Radio pudding is a classic vintage dessert – made with simple ingredients. A simple cake-like pudding baked in a butterscotch syrup. We have made this dessert in vegan style.Read more: Vintage Vegan Radio Pudding
Radio Pudding is a delicious family recipe. I make it vegan so that everyone can enjoy it. At our family dinners, this is a showstopper – and it is demolished in minutes. As the cook, I am so happy when everyone enjoys it – but I just throw this dish together with very little effort!
My husband’s grandmother used to make this special but simple dessert. Apparently she wrote down this recipe that she had heard on the radio. That’s the story that is told in our family!
When I Googled Radio Pudding, I found that there are a few other recipes by the same name – with the very same story – “Grandma” wrote down a Pudding recipe from recipes broadcast on the radio and called it Radio Pudding. It’s funny that there were other recipes broadcast – but everyone called this particular recipe Radio Pudding. Was there no Radio Soup or Stew?
It all makes sense though. Before we had FoodTV or even TV -people listened to the radio. In the early 20th century, radio was the popular form of entertainment and an important source of information. Radio shows often featured cooking segments where hosts would share recipes and cooking tips with their listeners.
Aunt Sammy’s Kitchen
In the United States one of the earliest cooking shows was “Aunt Sammy’s Kitchen,” which aired in the United States from 1926 to 1946. The show featured the fictional character Aunt Sammy (created by the U.S. Bureau of Home Economics), who shared recipes and cooking advice with listeners. The recipes were often simple and focused on using readily available ingredients.
Here is a copy of Aunt Sammy’s Radio Cookbook from 1941! I always enjoy looking through vintage cookbooks!
I can’t find the Radio Pudding recipe in this publication – so who knows what the original source is – but likely a show like this!
During World War II, radio recipes became even more popular as food shortages and rationing made it difficult for people to find and afford certain ingredients.
Cooking shows on the radio provided helpful tips and advice on how to stretch food supplies and create tasty meals with limited resources – and some were designed to encourage housewives to use less food and substitute ingredients!
CBC Radio – Kate Aitken
In Canada, our national broadcasting organization (don’t even ask Elon Musk if this is a government sponsored news source) – the CBC featured recipes as well. For example, Kate Aitken was a popular host in the 1940s and 50s. She gave housekeeping, fashion and recipe advice!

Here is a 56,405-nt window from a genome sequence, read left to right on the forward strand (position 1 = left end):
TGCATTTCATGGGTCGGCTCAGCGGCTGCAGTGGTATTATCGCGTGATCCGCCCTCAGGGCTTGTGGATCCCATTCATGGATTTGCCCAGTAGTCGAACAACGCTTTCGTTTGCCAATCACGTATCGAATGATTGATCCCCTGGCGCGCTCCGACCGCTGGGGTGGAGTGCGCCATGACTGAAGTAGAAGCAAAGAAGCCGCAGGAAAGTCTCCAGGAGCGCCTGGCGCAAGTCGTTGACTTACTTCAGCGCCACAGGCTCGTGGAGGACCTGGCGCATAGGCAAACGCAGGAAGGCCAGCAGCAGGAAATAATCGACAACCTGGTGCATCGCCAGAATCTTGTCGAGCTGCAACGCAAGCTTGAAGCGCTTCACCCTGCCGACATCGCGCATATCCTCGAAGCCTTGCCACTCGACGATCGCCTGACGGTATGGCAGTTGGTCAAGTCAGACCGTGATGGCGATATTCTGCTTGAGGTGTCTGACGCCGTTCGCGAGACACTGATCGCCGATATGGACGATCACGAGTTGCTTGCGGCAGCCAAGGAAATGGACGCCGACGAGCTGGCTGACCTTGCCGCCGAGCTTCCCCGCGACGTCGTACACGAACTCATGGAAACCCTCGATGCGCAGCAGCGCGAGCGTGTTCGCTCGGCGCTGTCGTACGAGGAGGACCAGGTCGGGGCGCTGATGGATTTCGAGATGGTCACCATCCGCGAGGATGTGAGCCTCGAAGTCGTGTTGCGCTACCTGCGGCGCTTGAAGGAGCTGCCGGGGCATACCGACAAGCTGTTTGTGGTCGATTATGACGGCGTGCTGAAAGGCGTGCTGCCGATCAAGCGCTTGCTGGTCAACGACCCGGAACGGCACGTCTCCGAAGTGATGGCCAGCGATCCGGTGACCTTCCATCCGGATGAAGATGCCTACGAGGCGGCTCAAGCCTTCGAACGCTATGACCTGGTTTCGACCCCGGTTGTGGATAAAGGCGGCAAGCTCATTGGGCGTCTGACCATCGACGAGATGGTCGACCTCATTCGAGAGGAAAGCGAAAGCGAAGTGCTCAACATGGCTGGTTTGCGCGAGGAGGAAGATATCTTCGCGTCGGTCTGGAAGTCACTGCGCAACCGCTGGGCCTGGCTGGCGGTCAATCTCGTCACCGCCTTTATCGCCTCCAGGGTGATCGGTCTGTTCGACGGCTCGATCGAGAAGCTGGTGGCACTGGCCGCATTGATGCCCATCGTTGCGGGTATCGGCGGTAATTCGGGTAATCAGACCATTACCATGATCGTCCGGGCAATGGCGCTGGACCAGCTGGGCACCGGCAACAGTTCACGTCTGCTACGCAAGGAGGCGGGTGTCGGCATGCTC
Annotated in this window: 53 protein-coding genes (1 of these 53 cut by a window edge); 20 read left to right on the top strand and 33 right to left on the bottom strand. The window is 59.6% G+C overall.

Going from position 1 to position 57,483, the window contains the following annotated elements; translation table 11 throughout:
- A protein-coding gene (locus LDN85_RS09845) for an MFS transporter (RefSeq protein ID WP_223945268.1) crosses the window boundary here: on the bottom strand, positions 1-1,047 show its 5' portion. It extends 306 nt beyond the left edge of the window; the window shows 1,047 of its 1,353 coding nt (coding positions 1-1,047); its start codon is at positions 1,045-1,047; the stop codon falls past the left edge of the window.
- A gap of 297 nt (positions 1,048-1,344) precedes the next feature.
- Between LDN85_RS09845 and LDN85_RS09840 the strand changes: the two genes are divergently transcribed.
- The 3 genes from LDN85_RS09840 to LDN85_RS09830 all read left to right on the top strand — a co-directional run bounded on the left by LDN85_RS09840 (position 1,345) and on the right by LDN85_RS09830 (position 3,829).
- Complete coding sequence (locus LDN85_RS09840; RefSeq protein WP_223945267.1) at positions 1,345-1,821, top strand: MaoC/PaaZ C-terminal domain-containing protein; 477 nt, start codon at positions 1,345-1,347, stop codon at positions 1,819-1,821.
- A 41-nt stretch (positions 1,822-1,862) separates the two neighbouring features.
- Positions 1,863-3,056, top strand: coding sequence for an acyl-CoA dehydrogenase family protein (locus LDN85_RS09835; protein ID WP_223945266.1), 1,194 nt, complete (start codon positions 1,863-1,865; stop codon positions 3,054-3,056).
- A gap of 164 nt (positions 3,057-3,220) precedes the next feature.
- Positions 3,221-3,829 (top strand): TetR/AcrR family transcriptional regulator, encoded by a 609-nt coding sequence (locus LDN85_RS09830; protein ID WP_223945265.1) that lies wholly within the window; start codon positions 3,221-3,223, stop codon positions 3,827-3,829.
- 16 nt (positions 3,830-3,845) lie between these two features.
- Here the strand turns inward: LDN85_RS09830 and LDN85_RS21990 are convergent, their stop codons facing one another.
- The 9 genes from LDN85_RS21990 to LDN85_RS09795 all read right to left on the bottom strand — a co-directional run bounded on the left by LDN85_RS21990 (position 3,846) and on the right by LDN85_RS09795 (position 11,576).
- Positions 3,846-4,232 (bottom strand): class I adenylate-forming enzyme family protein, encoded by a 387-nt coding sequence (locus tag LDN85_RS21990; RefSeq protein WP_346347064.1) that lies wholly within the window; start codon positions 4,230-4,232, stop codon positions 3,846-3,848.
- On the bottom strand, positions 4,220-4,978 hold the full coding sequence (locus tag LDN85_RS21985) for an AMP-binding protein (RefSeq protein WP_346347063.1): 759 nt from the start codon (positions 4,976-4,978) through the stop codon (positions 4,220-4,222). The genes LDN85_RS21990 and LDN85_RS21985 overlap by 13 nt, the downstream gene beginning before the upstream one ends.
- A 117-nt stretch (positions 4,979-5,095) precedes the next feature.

In North America – pudding generally means a sweet milk-based dessert – similar in consistency to custard. (We think of Jello Pudding). Internationally, pudding may refer to any dessert, or a “sweet or savory steamed dish made with flour”.
The Radio Pudding recipe reminds me a little bit of “Cottage Pudding” – from my favourite 1950 edition of the American Woman’s Cookbook – except that it is baked without the butterscotch syrup.
For as long as I have been making Radio Pudding, I have been tinkering with the recipe. It uses basic ingredients that I have on hand – brown sugar, sugar, flour, baking powder – and dairy or non-dairy butter and milk.
Making it Vegan
I use vegan margarine and unsweetened oak milk – or whatever non-dairy milk that I have on hand. My non-vegan boys just don’t notice the flavour difference -and my vegan daughter appreciates being able to enjoy the dessert with her brothers.
I have also added LOADS of raisins (You could halve this amount of raisins if you like – but why would you? – we love raisins). This dessert tastes like a deconstructed butter tart!
Family Dinner Timing
This is a recipe that I have been making lately for family dinners. I am always trying to find ways to have everything ready at the right time – and balancing family dinners is a challenge.
I prepare the syrup portion in advance and pour into a pyrex dish. (This way I am not making syrup on the stove while I am mashing potatoes or steaming the vegetables for dinner). I mix the dry ingredients together and set everything aside. Those steps may take place hours before dinner! When we are about to put the main course on the table – I mix the butter and milk with the dry ingredients, toss in the raisins – and then drop spoonfuls of the batter into the syrup and bake – while we are eating dinner.
You don’t have to make it this way – we just really juggle a lot of things when we are putting dinner on the table for a family spread!
Here is the basic method for making this delicious dessert. There is a printable recipe card at the bottom of the page!
Vintage Vegan Radio Pudding
Sauce or Syrup
1 cup brown sugar
2 tbsp. Vegan Margarine (or butter)
1 1/2 cup water
In a saucepan, stir together brown sugar, margarine and water. Boil while whisking for 3-5 minutes. Pour syrup into 9 inch cake pan. I use a ceramic pyrex dish!
1/2 cup white sugar
1/2 cup non-dairy milk (or dairy milk)
2 tbsp. vegan margarine (or butter)
1 cup flour
2 tsp. baking powder
Pinch of salt
1 cup raisins
Mix dry ingredients together. Mix in milk and margarine/butter. Stir together. Add raisins and mix.
Drop spoonfuls of batter into the syrup – do not mix in. The batter should be sitting in a shallow amount of syrup – but the surface should be above the liquid level. Don’t spread the batter to the edges – unevenness is good! When the mixture cooks the batter will rise and spread out – and the syrup will sit underneath!
Bake in preheated 350 degree oven for 25-27 minutes.
Serves 5! We serve with a splash of (non-dairy or dairy) whipped cream or vanilla ice cream.
We NEVER EVER have leftovers!!
Below is a printable recipe card from RecipesGenerator. Please give it a try!
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